• Adobe XD: Simple, effective prototypes that we use daily, whether in low or high-fidelity mode. It’s simple and fast to generate a fully functional prototype with minimal effort. Creative Cloud based sharing and commenting on prototypes is equally a plus.
  • Marvel App: I love Marvel for its ability to embed sounds and animated GIFs into our prototypes; I’ve coupled its functionality with SoundCloud and it works flawlessly. Also great for your team to make comments on each screen and share across the team.

Weekly Design Reviews

Our team strongly believes in showing our work often and receiving helpful feedback along the way. We do this through a series of “check-ins” if you will, which allows us to be transparent and see the project as a holistic experience. Bouncing ideas off of others inevitably, almost naturally, generates brilliant ideas amongst our team members.

Source: https://www.youtube.com/watch?v=mT0RNrTDHkI

Bob Ross

Yes, we have a meeting called, “Bob Ross”, and it’s my favorite meeting of the week! In it, the whiteboard is our literal canvas. We meet weekly both with our web and app development team. We display our work on the whiteboard to discuss current iterations. Depending on the context of the project, we invite UX, lead app/web devs, creative director, copyright lead, product managers, etc. We strongly encourage each in attendance to grab a marker, get involved in the meeting, and share their input.

Show & Tell

This is our UX team’s chance to hang out with our web & app developers to see where they’re at in a project. They invite us in and give us sneak peeks at their progress. It’s not uncommon for us to walk out of a Show & Tell with our minds blown; our devs have some serious talent!

Visual Sign-Offs

1–800 Contacts has an established brand in the industry. As such, branding, copy, tone, color, look, and feel needs to be spot on before it makes its grand entrance to the public. Our creative team leads this discussion to ensure all releases are cohesive, consistent, and polished.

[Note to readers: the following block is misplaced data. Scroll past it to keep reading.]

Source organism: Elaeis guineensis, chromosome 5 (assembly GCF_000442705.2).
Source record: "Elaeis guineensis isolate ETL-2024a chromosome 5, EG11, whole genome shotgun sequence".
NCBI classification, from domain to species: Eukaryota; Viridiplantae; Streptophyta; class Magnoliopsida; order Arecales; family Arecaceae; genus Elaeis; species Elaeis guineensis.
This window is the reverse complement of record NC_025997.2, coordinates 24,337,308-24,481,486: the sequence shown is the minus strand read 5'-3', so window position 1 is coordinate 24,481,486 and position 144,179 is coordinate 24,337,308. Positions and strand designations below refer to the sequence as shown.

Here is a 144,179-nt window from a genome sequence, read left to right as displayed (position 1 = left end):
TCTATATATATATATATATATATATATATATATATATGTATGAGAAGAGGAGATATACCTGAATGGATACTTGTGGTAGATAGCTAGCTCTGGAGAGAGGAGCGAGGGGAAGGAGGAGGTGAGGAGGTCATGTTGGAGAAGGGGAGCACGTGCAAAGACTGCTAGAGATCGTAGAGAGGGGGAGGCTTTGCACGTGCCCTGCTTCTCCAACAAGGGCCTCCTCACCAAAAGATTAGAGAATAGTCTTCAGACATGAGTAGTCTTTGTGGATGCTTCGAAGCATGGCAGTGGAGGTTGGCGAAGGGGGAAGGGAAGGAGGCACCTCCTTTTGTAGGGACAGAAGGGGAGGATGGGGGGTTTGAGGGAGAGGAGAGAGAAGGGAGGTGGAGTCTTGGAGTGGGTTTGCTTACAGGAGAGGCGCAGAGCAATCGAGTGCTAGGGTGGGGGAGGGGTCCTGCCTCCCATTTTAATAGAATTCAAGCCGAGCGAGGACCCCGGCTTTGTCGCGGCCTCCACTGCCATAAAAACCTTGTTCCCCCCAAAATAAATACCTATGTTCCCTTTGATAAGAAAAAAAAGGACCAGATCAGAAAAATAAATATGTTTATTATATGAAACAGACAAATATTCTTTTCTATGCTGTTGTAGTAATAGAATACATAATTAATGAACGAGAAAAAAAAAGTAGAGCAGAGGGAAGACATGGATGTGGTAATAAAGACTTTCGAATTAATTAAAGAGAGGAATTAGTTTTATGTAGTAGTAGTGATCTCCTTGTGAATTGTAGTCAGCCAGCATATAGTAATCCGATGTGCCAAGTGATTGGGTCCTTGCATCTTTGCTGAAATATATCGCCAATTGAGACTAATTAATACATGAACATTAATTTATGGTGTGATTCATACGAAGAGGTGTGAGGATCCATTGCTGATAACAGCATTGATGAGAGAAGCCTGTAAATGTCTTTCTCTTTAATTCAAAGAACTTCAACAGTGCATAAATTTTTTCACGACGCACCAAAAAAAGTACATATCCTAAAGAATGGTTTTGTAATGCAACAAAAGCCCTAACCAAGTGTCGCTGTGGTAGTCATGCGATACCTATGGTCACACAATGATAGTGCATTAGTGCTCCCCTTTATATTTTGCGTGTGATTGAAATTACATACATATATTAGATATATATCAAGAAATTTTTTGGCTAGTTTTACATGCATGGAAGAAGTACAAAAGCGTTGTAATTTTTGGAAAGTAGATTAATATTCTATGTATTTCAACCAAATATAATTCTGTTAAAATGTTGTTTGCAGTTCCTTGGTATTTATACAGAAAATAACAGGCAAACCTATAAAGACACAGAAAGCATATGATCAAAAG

Inspiration Time!

Okay, meetings are done, projects are moving along nicely… now it’s time to get inspired! I love, love, love the chance I have at work to explore design trends. I do want to note however that it would take half-a-dozen more Medium posts to talk about all the places we go for inspiration; this is a condensed version of the “secret sauce” that keeps our creative clocks ticking at 1–800 Contacts.

Photo by Bethany Legg on Unsplash

Blogs & Design Trends:

  • Behance: Adobe’s offering for designers to showcase their work and for others to get inspired!
  • Dann Petty’s YouTube Channel: Dann is addictively entertaining and has a skill for making current design-related videos.
  • Dribbble: You should already know Dribbble, but if you don’t, it’s a pillar in the design world.
  • Google Material Design Guidelines: Google’s system for crafting design experiences.
  • Grabient: Slick tool to generate gradients and integrate them into your designs.
  • InVision Blog: Design blog from the team at InVision.
  • iOS Human Interface Guidelines: With the recent announcement of iPhone X, these guidelines are open on all our screens.
  • Little Big Details: “A curated collection of the finer details of design, updated every day.” Fun site, surprising, subtle details we sometimes overlook.
  • Marvel Blog: Good design reads from the team at Marvel.
  • Medium: I have a personal commitment with myself to read one Medium article a day.
  • Muzli: Must have Chrome plugin from InVision that delivers up daily design inspiration to your home page.
  • Pttrns: I love that they refer to themselves as, “The mother of all design resources.”
  • Twitter: As they say, “When it happens, it happens on Twitter.” Keep tabs on your favorite designers.
  • UI-Patterns: See how the industry is solving for and serving up current design patterns.
  • User Onboarding: How does PayPal or Instagram onboard their users? The curator of this site, Samuel Hulick, offers up a fun way to show how popular companies are tackling this critical step.
Photo by Samuel Zeller on Unsplash

Colors, Fonts, Icons

  • Adobe Color Wheel: Create beautiful color themes. I love the feature that allows you to upload your own photos and generate colors from them.
  • Font Awesome: 675 icons available to you through the power of CSS.